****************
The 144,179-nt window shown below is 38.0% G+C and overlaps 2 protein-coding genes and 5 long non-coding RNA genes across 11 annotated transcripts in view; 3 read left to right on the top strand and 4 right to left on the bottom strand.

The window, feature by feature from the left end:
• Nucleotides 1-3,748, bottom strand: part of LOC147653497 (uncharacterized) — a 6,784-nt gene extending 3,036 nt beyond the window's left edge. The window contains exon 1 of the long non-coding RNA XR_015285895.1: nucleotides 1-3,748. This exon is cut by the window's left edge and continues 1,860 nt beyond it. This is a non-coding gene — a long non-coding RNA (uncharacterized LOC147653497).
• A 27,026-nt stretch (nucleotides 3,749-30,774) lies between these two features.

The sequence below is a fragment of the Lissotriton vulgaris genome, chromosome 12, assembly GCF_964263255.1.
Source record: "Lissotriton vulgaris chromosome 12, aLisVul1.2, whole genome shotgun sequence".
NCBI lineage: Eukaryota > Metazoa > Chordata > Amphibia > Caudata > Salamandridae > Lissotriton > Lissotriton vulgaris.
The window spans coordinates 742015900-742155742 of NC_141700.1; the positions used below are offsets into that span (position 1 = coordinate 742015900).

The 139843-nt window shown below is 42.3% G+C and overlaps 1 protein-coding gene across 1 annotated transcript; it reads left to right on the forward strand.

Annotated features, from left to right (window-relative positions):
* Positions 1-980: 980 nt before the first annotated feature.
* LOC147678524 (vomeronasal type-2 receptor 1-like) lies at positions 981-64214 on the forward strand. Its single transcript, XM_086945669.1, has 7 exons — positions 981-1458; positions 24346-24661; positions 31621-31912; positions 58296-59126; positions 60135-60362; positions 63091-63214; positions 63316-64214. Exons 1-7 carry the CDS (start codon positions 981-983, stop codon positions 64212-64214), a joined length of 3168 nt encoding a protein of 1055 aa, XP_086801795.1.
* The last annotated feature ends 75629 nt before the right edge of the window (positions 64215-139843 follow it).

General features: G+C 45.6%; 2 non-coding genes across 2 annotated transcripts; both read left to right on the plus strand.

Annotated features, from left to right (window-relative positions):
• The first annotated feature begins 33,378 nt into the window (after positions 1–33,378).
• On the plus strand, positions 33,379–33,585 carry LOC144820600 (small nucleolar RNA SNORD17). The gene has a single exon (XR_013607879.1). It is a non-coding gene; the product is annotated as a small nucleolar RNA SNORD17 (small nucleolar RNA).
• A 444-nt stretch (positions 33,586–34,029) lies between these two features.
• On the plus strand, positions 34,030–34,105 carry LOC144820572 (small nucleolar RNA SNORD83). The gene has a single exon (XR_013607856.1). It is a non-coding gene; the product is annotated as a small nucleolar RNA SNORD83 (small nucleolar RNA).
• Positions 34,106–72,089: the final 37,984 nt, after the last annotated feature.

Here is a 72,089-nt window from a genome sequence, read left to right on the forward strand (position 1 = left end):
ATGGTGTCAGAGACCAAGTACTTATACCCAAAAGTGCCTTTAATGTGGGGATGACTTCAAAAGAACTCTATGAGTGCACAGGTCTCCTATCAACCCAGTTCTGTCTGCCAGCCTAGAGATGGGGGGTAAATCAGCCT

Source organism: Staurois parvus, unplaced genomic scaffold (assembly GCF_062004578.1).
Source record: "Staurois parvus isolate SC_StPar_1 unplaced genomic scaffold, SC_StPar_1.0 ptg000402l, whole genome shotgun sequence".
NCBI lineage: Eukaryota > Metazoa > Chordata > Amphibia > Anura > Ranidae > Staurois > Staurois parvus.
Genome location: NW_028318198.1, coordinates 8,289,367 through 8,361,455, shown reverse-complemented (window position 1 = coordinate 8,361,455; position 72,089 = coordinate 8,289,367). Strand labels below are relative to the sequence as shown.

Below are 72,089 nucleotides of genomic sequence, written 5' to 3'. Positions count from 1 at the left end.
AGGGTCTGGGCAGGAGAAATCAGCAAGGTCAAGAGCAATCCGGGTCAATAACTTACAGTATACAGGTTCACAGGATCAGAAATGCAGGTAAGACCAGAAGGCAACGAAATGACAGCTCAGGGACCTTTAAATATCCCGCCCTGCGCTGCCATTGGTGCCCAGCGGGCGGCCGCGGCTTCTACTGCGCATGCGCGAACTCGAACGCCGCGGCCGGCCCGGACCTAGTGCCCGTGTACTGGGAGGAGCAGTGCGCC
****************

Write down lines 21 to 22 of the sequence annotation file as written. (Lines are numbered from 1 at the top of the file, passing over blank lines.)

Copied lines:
Here is a 72,089-nt window from a genome sequence, read left to right on the forward strand (position 1 = left end):
ATGGTGTCAGAGACCAAGTACTTATACCCAAAAGTGCCTTTAATGTGGGGATGACTTCAAAAGAACTCTATGAGTGCACAGGTCTCCTATCAACCCAGTTCTGTCTGCCAGCCTAGAGATGGGGGGTAAATCAGCCT